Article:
The levels themselves look great and are designed to fit a lot in them. Not an ounce of space is wasted in a level as some areas are host to multiple puzzles or challenges. I found myself marveling at the verticality of some spaces and just how much platforming there was to be done. Despite this mastery of design, the levels seem aesthetically uninspired, and feel more like attempts to simply use different texture palettes and platforming levels than to develop realized worlds. I spent a great deal of time navigating all the different environments, looking in every nook and cranny for the last few Quils or a Pagie I had missed more for the challenge then for the sake of exploration. Some of the levels were painfully vast with voids of open space that sported only a few Quils or a handful of enemies that I inevitably avoided. This became abundantly clear even after the first level, “Tribalstack Tropics” which had an Aztec Temple them to it. But outside of a singular village of monsters and a small temple, the rest of the level had nothing to do with the theme outside of the texture palette slathering everything in stone and hieroglyphics. At the end of the day, the levels just felt like big platforming playgrounds suspended in a skybox rather than lived in worlds.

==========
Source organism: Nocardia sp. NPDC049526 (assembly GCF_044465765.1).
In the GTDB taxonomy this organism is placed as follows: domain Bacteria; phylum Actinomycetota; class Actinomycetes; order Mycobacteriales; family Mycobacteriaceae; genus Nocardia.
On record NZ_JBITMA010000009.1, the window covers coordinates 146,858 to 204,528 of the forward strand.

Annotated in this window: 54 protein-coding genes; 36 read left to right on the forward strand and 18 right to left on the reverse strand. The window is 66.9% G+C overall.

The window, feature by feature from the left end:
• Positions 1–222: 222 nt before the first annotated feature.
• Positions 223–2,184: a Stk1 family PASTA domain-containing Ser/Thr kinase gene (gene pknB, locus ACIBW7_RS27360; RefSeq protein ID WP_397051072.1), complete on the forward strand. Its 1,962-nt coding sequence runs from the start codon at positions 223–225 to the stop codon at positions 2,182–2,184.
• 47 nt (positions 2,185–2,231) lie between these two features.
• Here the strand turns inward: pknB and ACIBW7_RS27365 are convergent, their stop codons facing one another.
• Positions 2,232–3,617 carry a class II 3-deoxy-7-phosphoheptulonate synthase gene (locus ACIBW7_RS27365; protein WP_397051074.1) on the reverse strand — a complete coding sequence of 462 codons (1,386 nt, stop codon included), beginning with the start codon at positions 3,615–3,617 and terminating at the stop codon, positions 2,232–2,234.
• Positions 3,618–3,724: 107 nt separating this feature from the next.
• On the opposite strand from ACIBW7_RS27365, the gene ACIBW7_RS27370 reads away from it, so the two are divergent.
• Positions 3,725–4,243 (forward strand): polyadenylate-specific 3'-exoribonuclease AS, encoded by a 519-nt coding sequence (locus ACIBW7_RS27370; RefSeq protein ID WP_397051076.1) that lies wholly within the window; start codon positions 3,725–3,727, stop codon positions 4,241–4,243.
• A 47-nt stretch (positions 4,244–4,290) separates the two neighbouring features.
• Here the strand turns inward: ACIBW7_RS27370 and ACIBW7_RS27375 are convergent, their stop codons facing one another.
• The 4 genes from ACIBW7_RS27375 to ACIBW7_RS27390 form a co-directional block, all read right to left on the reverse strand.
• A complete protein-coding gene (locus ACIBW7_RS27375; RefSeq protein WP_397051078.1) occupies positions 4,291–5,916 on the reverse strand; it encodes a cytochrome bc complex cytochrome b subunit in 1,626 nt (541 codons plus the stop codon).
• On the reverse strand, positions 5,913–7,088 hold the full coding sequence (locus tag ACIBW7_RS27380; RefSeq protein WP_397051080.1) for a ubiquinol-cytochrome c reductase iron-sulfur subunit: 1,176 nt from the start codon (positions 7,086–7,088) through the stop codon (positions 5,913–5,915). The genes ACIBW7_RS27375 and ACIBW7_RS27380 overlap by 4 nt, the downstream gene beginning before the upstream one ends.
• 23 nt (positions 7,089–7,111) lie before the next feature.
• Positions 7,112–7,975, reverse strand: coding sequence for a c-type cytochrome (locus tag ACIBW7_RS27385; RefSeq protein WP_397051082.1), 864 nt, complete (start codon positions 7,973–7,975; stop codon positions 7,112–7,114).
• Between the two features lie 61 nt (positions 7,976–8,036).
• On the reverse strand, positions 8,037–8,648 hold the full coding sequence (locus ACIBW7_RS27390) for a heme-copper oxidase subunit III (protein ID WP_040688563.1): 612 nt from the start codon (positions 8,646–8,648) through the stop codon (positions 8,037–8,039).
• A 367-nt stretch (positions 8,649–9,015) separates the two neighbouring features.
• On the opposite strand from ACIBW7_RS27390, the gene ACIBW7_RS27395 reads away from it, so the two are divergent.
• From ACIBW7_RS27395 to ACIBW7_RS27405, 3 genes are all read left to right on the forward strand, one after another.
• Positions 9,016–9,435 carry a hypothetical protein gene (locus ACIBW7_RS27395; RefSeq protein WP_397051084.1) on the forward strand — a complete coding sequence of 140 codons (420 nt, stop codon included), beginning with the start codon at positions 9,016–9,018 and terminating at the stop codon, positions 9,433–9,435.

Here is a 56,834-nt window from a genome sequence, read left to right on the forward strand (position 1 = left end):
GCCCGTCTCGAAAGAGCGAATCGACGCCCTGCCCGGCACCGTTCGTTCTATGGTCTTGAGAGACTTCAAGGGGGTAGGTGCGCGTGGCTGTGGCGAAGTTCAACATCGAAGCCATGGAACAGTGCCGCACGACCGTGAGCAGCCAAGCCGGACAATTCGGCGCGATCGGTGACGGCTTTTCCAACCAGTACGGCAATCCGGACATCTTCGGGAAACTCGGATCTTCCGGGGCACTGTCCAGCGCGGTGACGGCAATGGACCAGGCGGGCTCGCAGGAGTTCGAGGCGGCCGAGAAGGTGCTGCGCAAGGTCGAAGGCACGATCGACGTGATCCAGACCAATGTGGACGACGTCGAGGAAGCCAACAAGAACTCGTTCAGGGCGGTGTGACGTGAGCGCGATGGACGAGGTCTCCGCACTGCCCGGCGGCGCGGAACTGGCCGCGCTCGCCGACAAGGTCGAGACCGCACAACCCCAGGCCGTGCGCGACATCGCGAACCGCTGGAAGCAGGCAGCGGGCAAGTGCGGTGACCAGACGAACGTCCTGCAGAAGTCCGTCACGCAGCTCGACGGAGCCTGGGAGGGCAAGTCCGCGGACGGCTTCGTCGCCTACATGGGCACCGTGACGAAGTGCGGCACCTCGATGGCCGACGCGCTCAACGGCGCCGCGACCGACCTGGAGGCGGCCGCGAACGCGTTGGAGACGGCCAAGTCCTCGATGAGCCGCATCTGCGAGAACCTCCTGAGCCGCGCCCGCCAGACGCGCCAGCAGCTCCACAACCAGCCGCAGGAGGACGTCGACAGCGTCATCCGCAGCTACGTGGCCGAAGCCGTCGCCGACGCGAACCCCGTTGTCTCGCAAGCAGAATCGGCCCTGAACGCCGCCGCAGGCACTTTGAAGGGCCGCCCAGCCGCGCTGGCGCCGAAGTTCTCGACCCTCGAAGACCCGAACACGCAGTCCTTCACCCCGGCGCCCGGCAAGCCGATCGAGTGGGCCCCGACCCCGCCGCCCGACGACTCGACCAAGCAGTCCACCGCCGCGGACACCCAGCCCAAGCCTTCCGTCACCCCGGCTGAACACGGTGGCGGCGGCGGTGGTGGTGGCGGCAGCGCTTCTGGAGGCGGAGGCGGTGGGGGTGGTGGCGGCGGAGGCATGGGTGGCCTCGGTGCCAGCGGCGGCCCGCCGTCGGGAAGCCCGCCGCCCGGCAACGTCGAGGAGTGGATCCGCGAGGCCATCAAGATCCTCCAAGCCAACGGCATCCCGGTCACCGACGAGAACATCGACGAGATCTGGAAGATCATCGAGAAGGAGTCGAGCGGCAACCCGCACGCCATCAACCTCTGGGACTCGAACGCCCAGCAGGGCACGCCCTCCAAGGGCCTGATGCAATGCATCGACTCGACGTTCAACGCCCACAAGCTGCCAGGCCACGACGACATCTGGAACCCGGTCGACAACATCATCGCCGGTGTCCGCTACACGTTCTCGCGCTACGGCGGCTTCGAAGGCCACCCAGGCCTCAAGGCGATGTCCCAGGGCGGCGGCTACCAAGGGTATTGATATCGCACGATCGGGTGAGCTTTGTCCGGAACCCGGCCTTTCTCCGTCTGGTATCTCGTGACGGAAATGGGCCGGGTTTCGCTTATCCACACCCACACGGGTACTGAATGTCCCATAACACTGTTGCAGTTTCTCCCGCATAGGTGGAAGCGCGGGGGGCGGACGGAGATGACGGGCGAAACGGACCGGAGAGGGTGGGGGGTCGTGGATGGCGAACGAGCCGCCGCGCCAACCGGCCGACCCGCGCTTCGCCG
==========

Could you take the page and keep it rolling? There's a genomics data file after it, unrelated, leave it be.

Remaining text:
The sheer amount of puzzles and platforming sections in the game are staggering as well. The range of challenges is anywhere from painfully easy matching games to some brutal time based platforming that has you whiteknucking it through the finish line with only a second or two to spare. Even repeated challenges aren’t simply repeated. They’re given slightly different designs in terms of how you approach them. The best example would have to be Kartos’ challenges. Each level has a minecart segment featuring a sturdy mine cart fella named Kartos. The first level is easy enough that has you simply collecting the required number of gems to earn a Pagie. Then each subsequent level not only adds a heightened number of needed gems but throws in new factors like looping pathways, changing the force of gravity and thus how your jumps work, and even a pretty tough boss fight. This sort of variation on a theme is used appropriately yet sparingly.